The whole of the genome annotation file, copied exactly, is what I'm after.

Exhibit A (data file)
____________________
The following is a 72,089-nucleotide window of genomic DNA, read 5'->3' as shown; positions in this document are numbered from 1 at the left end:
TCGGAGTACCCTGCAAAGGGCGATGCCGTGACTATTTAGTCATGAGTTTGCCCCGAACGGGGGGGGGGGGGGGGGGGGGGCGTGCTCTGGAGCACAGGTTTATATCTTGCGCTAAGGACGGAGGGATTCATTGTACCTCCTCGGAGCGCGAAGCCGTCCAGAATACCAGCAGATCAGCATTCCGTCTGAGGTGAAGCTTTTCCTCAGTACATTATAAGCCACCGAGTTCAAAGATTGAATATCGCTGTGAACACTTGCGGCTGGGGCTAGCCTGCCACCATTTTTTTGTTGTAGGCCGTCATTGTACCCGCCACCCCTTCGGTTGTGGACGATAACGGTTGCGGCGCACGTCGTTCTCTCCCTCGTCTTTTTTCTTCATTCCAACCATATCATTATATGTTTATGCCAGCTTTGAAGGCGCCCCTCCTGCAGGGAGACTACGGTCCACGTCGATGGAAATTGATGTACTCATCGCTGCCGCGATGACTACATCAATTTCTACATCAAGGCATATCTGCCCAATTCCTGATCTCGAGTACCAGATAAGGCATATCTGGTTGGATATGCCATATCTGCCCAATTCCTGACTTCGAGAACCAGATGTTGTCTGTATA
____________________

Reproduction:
The following is a 72,089-nucleotide window of genomic DNA, read 5'->3' as shown; positions in this document are numbered from 1 at the left end:
TCGGAGTACCCTGCAAAGGGCGATGCCGTGACTATTTAGTCATGAGTTTGCCCCGAACGGGGGGGGGGGGGGGGGGGGGGCGTGCTCTGGAGCACAGGTTTATATCTTGCGCTAAGGACGGAGGGATTCATTGTACCTCCTCGGAGCGCGAAGCCGTCCAGAATACCAGCAGATCAGCATTCCGTCTGAGGTGAAGCTTTTCCTCAGTACATTATAAGCCACCGAGTTCAAAGATTGAATATCGCTGTGAACACTTGCGGCTGGGGCTAGCCTGCCACCATTTTTTTGTTGTAGGCCGTCATTGTACCCGCCACCCCTTCGGTTGTGGACGATAACGGTTGCGGCGCACGTCGTTCTCTCCCTCGTCTTTTTTCTTCATTCCAACCATATCATTATATGTTTATGCCAGCTTTGAAGGCGCCCCTCCTGCAGGGAGACTACGGTCCACGTCGATGGAAATTGATGTACTCATCGCTGCCGCGATGACTACATCAATTTCTACATCAAGGCATATCTGCCCAATTCCTGATCTCGAGTACCAGATAAGGCATATCTGGTTGGATATGCCATATCTGCCCAATTCCTGACTTCGAGAACCAGATGTTGTCTGTATA